We’ve been kept busy with summer with weddings and other special events, and the kitchen continues to bustle even on non-event days with pickling, preserving and canning as we put away the summer bounty. September is always spent crafting big batches of Nonna Pat’s tomato sauce to carry us through the winter months. We are also putting our favorite Parisienne Cornichon de Bourbonne cucumbers to delicious use in small-batches of our signature French-style cornichons. Made using a traditional recipe (which we’ve shared with you below!), each jar is packed with a Grapehouse grape leaf during pickling to keep these tiny pickles crunchy and crisp.
These crisp pickles are incredibly fresh-tasting thanks to the addition of pearl onions, peppercorns and even a fresh grape leaf.
Makes about 4 pints of pickles
2 pounds garden-fresh Parisienne or other cornichon-style cucumbers
3 tablespoons kosher salt
12 fresh pearl onions, peeled
1 quart of white wine vinegar
Fresh tarragon sprigs
Fresh grape leaves
1. Gently wash and rub the spines off the cucumbers. (They should only be 1-2 inches long.) Place cucumbers in a colander and toss with the salt. Leave to drain for about 4 hours, then rinse and drain.
2. Sterilize a potful of pint or half-pint jars and their lids by placing them upside down in a pot of water, covering and boiling for 10 minutes. (Add a splash of vinegar if your water is hard.)
3. Bring the vinegar to a vigorous simmer or low boil in a medium stockpot.
4. Without touching the inside of the jars, remove each jar from the water with a pair of tongs and flip it over on a clean work surface. Place ½-1 teaspoons peppercorns, ½ teaspoon mustard seeds and a large sprig of tarragon in each jar. Add a small fresh washed grape leaf if available. Add 2-3 pearl onions and cucumbers to within ¾-inch of the top of the jar. Cover with hot vinegar.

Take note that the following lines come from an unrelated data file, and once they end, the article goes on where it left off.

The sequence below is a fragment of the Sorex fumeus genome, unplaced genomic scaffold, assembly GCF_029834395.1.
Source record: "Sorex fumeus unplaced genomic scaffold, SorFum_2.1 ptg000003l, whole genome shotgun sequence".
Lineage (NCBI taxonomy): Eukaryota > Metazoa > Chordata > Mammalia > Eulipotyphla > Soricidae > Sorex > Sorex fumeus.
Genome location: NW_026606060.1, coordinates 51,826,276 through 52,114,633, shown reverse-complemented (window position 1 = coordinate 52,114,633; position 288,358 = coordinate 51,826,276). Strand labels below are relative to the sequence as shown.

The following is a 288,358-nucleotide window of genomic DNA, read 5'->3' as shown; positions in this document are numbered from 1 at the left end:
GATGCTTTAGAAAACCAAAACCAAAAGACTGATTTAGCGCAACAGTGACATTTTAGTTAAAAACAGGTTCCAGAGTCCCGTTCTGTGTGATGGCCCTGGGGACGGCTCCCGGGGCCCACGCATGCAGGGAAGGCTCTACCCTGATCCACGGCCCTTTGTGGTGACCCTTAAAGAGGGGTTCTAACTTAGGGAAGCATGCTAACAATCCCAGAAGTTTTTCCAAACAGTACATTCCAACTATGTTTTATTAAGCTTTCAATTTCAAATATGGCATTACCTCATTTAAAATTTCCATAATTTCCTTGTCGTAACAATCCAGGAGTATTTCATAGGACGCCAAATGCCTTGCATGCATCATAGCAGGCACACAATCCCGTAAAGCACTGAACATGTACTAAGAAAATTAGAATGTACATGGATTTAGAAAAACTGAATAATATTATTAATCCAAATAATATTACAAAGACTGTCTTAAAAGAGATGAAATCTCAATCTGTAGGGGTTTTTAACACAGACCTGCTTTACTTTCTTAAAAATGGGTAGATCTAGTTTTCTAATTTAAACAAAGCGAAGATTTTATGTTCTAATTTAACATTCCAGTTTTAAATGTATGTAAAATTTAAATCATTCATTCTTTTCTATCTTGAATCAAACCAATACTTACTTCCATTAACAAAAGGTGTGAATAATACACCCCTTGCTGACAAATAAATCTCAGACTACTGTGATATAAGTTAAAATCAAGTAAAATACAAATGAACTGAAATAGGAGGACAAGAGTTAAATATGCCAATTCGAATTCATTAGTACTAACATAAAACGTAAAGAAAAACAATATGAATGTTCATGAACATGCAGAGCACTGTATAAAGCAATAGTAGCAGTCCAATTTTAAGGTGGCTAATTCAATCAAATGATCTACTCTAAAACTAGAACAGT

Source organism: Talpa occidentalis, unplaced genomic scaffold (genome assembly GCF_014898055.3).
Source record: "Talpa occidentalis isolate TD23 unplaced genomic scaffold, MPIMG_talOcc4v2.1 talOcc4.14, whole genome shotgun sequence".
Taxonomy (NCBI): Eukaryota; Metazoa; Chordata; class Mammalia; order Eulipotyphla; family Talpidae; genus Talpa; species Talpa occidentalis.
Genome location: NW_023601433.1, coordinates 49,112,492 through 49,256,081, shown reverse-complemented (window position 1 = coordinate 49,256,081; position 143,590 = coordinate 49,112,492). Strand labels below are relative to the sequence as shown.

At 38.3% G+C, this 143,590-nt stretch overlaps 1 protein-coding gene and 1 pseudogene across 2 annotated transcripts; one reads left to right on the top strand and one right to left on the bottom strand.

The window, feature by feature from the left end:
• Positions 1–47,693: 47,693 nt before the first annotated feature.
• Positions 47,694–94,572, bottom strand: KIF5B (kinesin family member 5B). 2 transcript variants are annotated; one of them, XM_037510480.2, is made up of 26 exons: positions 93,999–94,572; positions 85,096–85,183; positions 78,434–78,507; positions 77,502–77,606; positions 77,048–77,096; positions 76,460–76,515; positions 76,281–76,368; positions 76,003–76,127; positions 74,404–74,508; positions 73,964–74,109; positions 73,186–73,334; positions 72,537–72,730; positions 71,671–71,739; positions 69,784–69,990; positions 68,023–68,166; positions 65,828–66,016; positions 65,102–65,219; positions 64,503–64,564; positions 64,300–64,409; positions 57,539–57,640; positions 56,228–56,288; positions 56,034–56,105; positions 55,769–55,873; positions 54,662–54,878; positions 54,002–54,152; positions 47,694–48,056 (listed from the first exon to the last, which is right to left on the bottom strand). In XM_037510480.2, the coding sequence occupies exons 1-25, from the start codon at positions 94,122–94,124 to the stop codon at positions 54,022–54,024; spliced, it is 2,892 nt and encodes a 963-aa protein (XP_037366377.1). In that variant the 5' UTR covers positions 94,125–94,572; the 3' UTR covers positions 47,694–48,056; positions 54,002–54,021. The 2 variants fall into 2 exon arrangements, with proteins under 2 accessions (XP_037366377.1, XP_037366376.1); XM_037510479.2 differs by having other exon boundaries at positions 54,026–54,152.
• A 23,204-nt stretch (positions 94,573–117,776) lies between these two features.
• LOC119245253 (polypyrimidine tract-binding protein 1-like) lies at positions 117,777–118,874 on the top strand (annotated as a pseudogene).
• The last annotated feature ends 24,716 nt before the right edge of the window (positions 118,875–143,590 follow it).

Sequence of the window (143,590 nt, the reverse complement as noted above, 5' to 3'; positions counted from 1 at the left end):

5. Wipe the rim of each jar and screw on the lid tightly, removing the lids from the water with the tongs. Wipe off any excessive moisture from the outside of the jars, then store in a cool, dark place for at least one month before eating.
As we head into the dog days of August, the heat-loving crops are starting to ripen more each day, and the animals continue to seek the afternoon shade to stay cool—during the middle of the day the chickens are often burrowed in the cool dirt of their enclosure and the girls can be spotted lounging under the canopy of trees in their pasture.
As much as the sun-ripened peppers and tomatoes are loving the sunshine, other more tender crops, such as the lettuces and greens, are now needing a good drink of water each day so that they continue to thrive. Our fruit crops are proving bountiful this year, from the big, juicy blueberries, raspberries and blackberries to colorful red and yellow plums.
As busy as it is around Bella Luna this time of year—both with tending crops and now back to hosting the special events we hold so dear—we also spend quite a bit of time in other people’s gardens, too, through our landscape design firm, Parterre. We conceptualize and install tranquil, natural gardens and outdoor living spaces all around the Puget Sound, as well as care for them using organic, low-impact gardening techniques. With its long daylight hours, this abundant season keeps us bustling between projects.
During the lingering evenings, we are busy preserving all the gorgeous summer delicacies. In addition to fruit preserves, our “jam sessions” also include pickling cucumbers and canning beets, as well as making small batches of our Nonna Pat’s famous tomato sauce with vine-ripened tomatoes plucked fresh from the garden. In all, we have stowed away a thousand jars so far, sure to be beautiful reminders of this glorious, sun-kissed summer during the cold winter months that will arrive all too soon.